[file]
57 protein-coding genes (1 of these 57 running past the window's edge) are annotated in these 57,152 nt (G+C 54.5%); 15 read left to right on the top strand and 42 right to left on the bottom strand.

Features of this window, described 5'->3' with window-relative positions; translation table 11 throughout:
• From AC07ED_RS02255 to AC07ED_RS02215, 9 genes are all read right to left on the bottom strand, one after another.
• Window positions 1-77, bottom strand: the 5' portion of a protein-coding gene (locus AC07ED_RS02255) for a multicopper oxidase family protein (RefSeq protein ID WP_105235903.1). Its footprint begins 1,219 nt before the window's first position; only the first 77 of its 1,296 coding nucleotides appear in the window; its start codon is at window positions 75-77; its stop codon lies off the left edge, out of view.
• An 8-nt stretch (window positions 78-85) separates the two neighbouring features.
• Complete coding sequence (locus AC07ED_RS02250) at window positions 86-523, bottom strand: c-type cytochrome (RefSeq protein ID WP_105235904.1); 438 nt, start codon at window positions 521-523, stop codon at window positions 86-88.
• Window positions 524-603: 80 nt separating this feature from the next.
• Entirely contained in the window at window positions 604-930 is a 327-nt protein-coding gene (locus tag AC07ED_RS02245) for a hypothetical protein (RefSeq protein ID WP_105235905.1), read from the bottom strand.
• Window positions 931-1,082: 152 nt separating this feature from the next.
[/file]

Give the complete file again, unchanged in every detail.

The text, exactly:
57 protein-coding genes (1 of these 57 running past the window's edge) are annotated in these 57,152 nt (G+C 54.5%); 15 read left to right on the top strand and 42 right to left on the bottom strand.

Features of this window, described 5'->3' with window-relative positions; translation table 11 throughout:
• From AC07ED_RS02255 to AC07ED_RS02215, 9 genes are all read right to left on the bottom strand, one after another.
• Window positions 1-77, bottom strand: the 5' portion of a protein-coding gene (locus AC07ED_RS02255) for a multicopper oxidase family protein (RefSeq protein ID WP_105235903.1). Its footprint begins 1,219 nt before the window's first position; only the first 77 of its 1,296 coding nucleotides appear in the window; its start codon is at window positions 75-77; its stop codon lies off the left edge, out of view.
• An 8-nt stretch (window positions 78-85) separates the two neighbouring features.
• Complete coding sequence (locus AC07ED_RS02250) at window positions 86-523, bottom strand: c-type cytochrome (RefSeq protein ID WP_105235904.1); 438 nt, start codon at window positions 521-523, stop codon at window positions 86-88.
• Window positions 524-603: 80 nt separating this feature from the next.
• Entirely contained in the window at window positions 604-930 is a 327-nt protein-coding gene (locus tag AC07ED_RS02245) for a hypothetical protein (RefSeq protein ID WP_105235905.1), read from the bottom strand.
• Window positions 931-1,082: 152 nt separating this feature from the next.